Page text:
Maybe it's time for a Fashion Diet
By now, we’s all heard about the dangers of GMOs, overeating, junk food, processed foods, pesticides. Fast fashion is no different. Our need for more and cheaper – our over consumption of basically disposable clothing – can be damaging to all involved in the lifecycle. The documentary True Cost is unveiling the human suffering, the damage to communities and their environments, just so that we can have a $5 t-shirt that we may wear only once. A few short sentences will never convey the destruction of the mass produced fashion industry, so I highly encourage you to watch the movie (Netflix/Amazon/iTunes). (For more info, here is our Beginner’s Guide to Ethically-Made Fashion.)
One of the many facts that you can’t unsee or unlearn:
Only 10% of the clothes donated to charity or thrift stores are sold.
The other 90% ends up in landfills or flooding markets in developing countries overseas. Hurting their economy and environment.
(True Cost film still. Source.)
“The global trade of second-hand clothing is a multi-billion dollar industry for developed countries. With our clothing waste being sent overseas by the tons, there’s little chance of African countries, as a whole, developing their own textile trade. In the last 10 years, local industries, such as garment-making and tailoring, have collapsed, leaving hundreds of thousands of workers unemployed.”
Shannon Whitehead, “What really happens to your donated clothing”
I’ll be honest, I have always loved the idea of donating my clothes. You think you’re doing something to help out another person. I will be the first to tell you that I’m the Queen of Rationalization. I can find a bright side to most anything. Need a new dress for a party? No prob, I’ll just donate it later.
Before watching the documentary, I happened to read the popular The Life-Changing Magic of Tidying Up by Marie Kondo, and am slowly “Konmari-ing” the crap out of my house. Reducing and organizing my clothes was freeing, but also eye-opening. I had A LOT of clothes I didn’t wear. Either it didn’t fit or I didn’t really like it anymore, whatever the reason, I had clothes just sitting there. Taking up space and collecting dust. So after an honest purge, six garbage bags were filled.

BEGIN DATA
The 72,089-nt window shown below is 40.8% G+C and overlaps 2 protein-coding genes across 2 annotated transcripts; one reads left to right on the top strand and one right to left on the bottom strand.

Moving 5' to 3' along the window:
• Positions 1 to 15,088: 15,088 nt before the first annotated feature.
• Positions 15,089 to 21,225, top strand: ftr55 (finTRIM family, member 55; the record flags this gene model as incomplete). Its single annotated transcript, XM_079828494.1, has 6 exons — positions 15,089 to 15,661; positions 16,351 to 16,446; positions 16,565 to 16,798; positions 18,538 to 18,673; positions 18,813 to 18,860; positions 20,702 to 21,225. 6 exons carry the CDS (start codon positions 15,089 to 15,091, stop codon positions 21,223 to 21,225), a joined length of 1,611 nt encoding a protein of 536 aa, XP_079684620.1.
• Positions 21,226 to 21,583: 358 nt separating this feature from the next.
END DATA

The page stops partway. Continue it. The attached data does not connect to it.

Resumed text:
The worst was the tiny little dagger I felt when looking at an item that I loved and it just sat there reminding me of time when it did fit. How freeing it was to kick those clothes – and the negative self-talk that came with them – out of my house.
These, the clothes that I loved but couldn’t wear, were the ones I gave to friends. What an absolute joy it was to see them try them on, twirl around, and feel beautiful. Clothes that give the gift of happiness. Another bag went to my dear friend who hand delivers clothing and food to homeless people on the streets of Boston. Clothes that can help keep them warm. The rest was dropped off at Savers. Clothes that will find a new home (and hopefully not in a landfill).
- Buy less.
- Invest in quality pieces that will last. Here’s a list of some of my favorite ethical fashion brands.
- Have extra jeans? Host a Sole Hope Shoe Cutting Party to cut shoe patterns to be made into shoes for kids in Uganda to protect their feet from harmful jiggers.
- Trade/share clothes with friends.
- Shop at thrift, vintage and consignment stores. Go rock a vintage Valentino jacket at your next holiday party. And jeans are always better worn-in.
- Pull together clothes to be given directly to homeless or similar missions. Cradles to Crayons does an excellent job of involving the community (great for kids!) and giving directly to those in need.
- Reduce the amount of cheap, fast fashion clothes you buy. I’m still working on this too, especially shopping for my boys. They only wear athletic pants (what they call “fancy pants”) and destroy them/grow so quickly that I end up at cheaply made places like Old Navy and Target.
Just as we teach our children: actions have consequences. Our need for more more more + cheaper cheaper cheaper has massive ethical and environmental consequences. The surprising thing for me, especially after Konmari-ing my own clothes, was the psychological impact of fashion in my own life. Why do we buy so much? Why do we feel like more will make us happier? Why do we feel like we deserve it? Stuff will never fulfill us. Stuff will never bring lasting joy.
As a side note, True Cost covers how horrible the cheap leather industry can be. At Bevy Goods, we are committed to investing in and using responsibly-sourced leather, which means our leathers are vegetable-tanned (reducing the amount of dangerous chromium that used) or comes from facilities that adhere to strict environmental codes and conditions. We are creating bags with lasting style + purpose: ethically-made bags that carry you from day to night.